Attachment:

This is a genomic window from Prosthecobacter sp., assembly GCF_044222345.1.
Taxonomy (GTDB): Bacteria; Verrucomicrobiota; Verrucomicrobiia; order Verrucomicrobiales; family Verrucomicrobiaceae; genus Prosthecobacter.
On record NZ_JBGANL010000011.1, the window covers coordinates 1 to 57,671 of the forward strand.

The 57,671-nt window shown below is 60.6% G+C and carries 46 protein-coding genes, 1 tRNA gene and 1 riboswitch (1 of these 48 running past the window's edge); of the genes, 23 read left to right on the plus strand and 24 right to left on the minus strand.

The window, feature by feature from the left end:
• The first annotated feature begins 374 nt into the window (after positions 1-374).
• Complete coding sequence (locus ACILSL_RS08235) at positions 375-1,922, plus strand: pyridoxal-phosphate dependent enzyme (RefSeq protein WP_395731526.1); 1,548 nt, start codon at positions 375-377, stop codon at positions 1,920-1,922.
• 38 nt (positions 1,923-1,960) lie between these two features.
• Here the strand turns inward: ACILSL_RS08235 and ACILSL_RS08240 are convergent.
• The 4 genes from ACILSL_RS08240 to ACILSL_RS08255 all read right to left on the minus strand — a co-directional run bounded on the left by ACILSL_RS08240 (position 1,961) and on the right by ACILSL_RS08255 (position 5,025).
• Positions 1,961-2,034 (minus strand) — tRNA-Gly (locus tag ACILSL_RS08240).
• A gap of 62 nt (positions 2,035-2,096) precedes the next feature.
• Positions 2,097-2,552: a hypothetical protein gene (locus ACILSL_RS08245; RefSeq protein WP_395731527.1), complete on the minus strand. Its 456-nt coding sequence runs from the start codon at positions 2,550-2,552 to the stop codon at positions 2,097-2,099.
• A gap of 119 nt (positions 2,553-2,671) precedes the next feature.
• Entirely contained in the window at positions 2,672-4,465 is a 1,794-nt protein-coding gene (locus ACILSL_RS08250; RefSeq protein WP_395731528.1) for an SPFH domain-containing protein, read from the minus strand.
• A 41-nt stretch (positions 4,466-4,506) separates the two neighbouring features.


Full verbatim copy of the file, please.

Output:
This is a genomic window from Prosthecobacter sp., assembly GCF_044222345.1.
Taxonomy (GTDB): Bacteria; Verrucomicrobiota; Verrucomicrobiia; order Verrucomicrobiales; family Verrucomicrobiaceae; genus Prosthecobacter.
On record NZ_JBGANL010000011.1, the window covers coordinates 1 to 57,671 of the forward strand.

The 57,671-nt window shown below is 60.6% G+C and carries 46 protein-coding genes, 1 tRNA gene and 1 riboswitch (1 of these 48 running past the window's edge); of the genes, 23 read left to right on the plus strand and 24 right to left on the minus strand.

The window, feature by feature from the left end:
• The first annotated feature begins 374 nt into the window (after positions 1-374).
• Complete coding sequence (locus ACILSL_RS08235) at positions 375-1,922, plus strand: pyridoxal-phosphate dependent enzyme (RefSeq protein WP_395731526.1); 1,548 nt, start codon at positions 375-377, stop codon at positions 1,920-1,922.
• 38 nt (positions 1,923-1,960) lie between these two features.
• Here the strand turns inward: ACILSL_RS08235 and ACILSL_RS08240 are convergent.
• The 4 genes from ACILSL_RS08240 to ACILSL_RS08255 all read right to left on the minus strand — a co-directional run bounded on the left by ACILSL_RS08240 (position 1,961) and on the right by ACILSL_RS08255 (position 5,025).
• Positions 1,961-2,034 (minus strand) — tRNA-Gly (locus tag ACILSL_RS08240).
• A gap of 62 nt (positions 2,035-2,096) precedes the next feature.
• Positions 2,097-2,552: a hypothetical protein gene (locus ACILSL_RS08245; RefSeq protein WP_395731527.1), complete on the minus strand. Its 456-nt coding sequence runs from the start codon at positions 2,550-2,552 to the stop codon at positions 2,097-2,099.
• A gap of 119 nt (positions 2,553-2,671) precedes the next feature.
• Entirely contained in the window at positions 2,672-4,465 is a 1,794-nt protein-coding gene (locus ACILSL_RS08250; RefSeq protein WP_395731528.1) for an SPFH domain-containing protein, read from the minus strand.
• A 41-nt stretch (positions 4,466-4,506) separates the two neighbouring features.